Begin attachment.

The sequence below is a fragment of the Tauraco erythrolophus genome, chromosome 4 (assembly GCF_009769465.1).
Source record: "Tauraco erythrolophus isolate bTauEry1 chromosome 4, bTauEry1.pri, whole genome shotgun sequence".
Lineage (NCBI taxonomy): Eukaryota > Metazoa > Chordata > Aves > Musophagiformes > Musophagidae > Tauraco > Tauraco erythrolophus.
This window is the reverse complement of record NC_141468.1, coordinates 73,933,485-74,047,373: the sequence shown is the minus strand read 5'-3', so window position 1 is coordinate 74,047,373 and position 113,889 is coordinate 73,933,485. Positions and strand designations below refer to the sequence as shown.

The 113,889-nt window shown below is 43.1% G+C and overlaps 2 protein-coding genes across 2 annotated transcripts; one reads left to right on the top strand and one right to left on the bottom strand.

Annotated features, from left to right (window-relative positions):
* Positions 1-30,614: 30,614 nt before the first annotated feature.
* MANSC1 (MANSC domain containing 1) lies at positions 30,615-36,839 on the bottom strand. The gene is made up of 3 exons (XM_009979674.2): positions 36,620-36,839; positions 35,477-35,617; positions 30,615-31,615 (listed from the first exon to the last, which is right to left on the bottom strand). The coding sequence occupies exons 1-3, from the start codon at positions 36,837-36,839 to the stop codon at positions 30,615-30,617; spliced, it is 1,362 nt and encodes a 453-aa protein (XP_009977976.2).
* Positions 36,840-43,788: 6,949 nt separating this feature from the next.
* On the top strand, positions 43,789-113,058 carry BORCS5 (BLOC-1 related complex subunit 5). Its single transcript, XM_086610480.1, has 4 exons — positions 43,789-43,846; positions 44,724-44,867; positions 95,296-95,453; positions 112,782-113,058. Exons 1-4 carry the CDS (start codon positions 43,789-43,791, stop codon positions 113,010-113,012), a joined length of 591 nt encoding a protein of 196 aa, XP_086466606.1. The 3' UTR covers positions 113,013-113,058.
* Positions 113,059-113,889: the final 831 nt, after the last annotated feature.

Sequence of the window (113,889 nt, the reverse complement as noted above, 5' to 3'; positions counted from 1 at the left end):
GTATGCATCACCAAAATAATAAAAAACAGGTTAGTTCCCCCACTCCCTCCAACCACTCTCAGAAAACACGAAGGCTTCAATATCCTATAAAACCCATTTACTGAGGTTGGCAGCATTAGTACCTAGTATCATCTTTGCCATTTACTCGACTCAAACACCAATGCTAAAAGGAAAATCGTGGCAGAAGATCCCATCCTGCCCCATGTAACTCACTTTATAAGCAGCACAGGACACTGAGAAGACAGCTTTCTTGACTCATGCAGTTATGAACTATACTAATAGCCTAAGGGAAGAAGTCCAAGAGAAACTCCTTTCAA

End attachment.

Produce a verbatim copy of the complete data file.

The sequence below is a fragment of the Tauraco erythrolophus genome, chromosome 4 (assembly GCF_009769465.1).
Source record: "Tauraco erythrolophus isolate bTauEry1 chromosome 4, bTauEry1.pri, whole genome shotgun sequence".
Lineage (NCBI taxonomy): Eukaryota > Metazoa > Chordata > Aves > Musophagiformes > Musophagidae > Tauraco > Tauraco erythrolophus.
This window is the reverse complement of record NC_141468.1, coordinates 73,933,485-74,047,373: the sequence shown is the minus strand read 5'-3', so window position 1 is coordinate 74,047,373 and position 113,889 is coordinate 73,933,485. Positions and strand designations below refer to the sequence as shown.

The 113,889-nt window shown below is 43.1% G+C and overlaps 2 protein-coding genes across 2 annotated transcripts; one reads left to right on the top strand and one right to left on the bottom strand.

Annotated features, from left to right (window-relative positions):
* Positions 1-30,614: 30,614 nt before the first annotated feature.
* MANSC1 (MANSC domain containing 1) lies at positions 30,615-36,839 on the bottom strand. The gene is made up of 3 exons (XM_009979674.2): positions 36,620-36,839; positions 35,477-35,617; positions 30,615-31,615 (listed from the first exon to the last, which is right to left on the bottom strand). The coding sequence occupies exons 1-3, from the start codon at positions 36,837-36,839 to the stop codon at positions 30,615-30,617; spliced, it is 1,362 nt and encodes a 453-aa protein (XP_009977976.2).
* Positions 36,840-43,788: 6,949 nt separating this feature from the next.
* On the top strand, positions 43,789-113,058 carry BORCS5 (BLOC-1 related complex subunit 5). Its single transcript, XM_086610480.1, has 4 exons — positions 43,789-43,846; positions 44,724-44,867; positions 95,296-95,453; positions 112,782-113,058. Exons 1-4 carry the CDS (start codon positions 43,789-43,791, stop codon positions 113,010-113,012), a joined length of 591 nt encoding a protein of 196 aa, XP_086466606.1. The 3' UTR covers positions 113,013-113,058.
* Positions 113,059-113,889: the final 831 nt, after the last annotated feature.

Sequence of the window (113,889 nt, the reverse complement as noted above, 5' to 3'; positions counted from 1 at the left end):
GTATGCATCACCAAAATAATAAAAAACAGGTTAGTTCCCCCACTCCCTCCAACCACTCTCAGAAAACACGAAGGCTTCAATATCCTATAAAACCCATTTACTGAGGTTGGCAGCATTAGTACCTAGTATCATCTTTGCCATTTACTCGACTCAAACACCAATGCTAAAAGGAAAATCGTGGCAGAAGATCCCATCCTGCCCCATGTAACTCACTTTATAAGCAGCACAGGACACTGAGAAGACAGCTTTCTTGACTCATGCAGTTATGAACTATACTAATAGCCTAAGGGAAGAAGTCCAAGAGAAACTCCTTTCAA